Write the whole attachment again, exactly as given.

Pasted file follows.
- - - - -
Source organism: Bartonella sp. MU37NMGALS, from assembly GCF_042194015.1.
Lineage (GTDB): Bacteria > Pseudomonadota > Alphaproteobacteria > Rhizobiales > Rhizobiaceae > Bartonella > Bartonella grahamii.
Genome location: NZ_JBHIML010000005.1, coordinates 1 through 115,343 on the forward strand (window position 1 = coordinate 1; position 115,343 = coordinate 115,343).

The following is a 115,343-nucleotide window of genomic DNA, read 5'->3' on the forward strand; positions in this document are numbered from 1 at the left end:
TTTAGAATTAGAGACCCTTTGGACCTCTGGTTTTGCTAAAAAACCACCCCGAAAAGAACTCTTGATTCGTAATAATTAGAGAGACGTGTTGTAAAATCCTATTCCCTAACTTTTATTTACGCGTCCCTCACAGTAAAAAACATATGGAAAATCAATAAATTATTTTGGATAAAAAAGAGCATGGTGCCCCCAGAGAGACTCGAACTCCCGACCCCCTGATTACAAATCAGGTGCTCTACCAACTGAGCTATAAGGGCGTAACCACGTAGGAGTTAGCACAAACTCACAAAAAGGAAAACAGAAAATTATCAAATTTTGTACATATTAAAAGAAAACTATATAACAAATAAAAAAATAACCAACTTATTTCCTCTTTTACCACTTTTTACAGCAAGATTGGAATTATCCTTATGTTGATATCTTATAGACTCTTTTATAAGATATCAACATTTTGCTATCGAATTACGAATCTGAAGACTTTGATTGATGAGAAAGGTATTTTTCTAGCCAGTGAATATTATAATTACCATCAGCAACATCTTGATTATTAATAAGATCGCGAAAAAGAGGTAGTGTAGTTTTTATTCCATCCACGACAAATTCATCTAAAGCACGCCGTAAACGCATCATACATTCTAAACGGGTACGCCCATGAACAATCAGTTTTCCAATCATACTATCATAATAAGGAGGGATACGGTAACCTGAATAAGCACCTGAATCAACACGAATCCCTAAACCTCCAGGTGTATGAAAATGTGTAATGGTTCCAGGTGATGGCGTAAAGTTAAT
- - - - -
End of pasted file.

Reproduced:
Source organism: Bartonella sp. MU37NMGALS, from assembly GCF_042194015.1.
Lineage (GTDB): Bacteria > Pseudomonadota > Alphaproteobacteria > Rhizobiales > Rhizobiaceae > Bartonella > Bartonella grahamii.
Genome location: NZ_JBHIML010000005.1, coordinates 1 through 115,343 on the forward strand (window position 1 = coordinate 1; position 115,343 = coordinate 115,343).

The following is a 115,343-nucleotide window of genomic DNA, read 5'->3' on the forward strand; positions in this document are numbered from 1 at the left end:
TTTAGAATTAGAGACCCTTTGGACCTCTGGTTTTGCTAAAAAACCACCCCGAAAAGAACTCTTGATTCGTAATAATTAGAGAGACGTGTTGTAAAATCCTATTCCCTAACTTTTATTTACGCGTCCCTCACAGTAAAAAACATATGGAAAATCAATAAATTATTTTGGATAAAAAAGAGCATGGTGCCCCCAGAGAGACTCGAACTCCCGACCCCCTGATTACAAATCAGGTGCTCTACCAACTGAGCTATAAGGGCGTAACCACGTAGGAGTTAGCACAAACTCACAAAAAGGAAAACAGAAAATTATCAAATTTTGTACATATTAAAAGAAAACTATATAACAAATAAAAAAATAACCAACTTATTTCCTCTTTTACCACTTTTTACAGCAAGATTGGAATTATCCTTATGTTGATATCTTATAGACTCTTTTATAAGATATCAACATTTTGCTATCGAATTACGAATCTGAAGACTTTGATTGATGAGAAAGGTATTTTTCTAGCCAGTGAATATTATAATTACCATCAGCAACATCTTGATTATTAATAAGATCGCGAAAAAGAGGTAGTGTAGTTTTTATTCCATCCACGACAAATTCATCTAAAGCACGCCGTAAACGCATCATACATTCTAAACGGGTACGCCCATGAACAATCAGTTTTCCAATCATACTATCATAATAAGGAGGGATACGGTAACCTGAATAAGCACCTGAATCAACACGAATCCCTAAACCTCCAGGTGTATGAAAATGTGTAATGGTTCCAGGTGATGGCGTAAAGTTAAT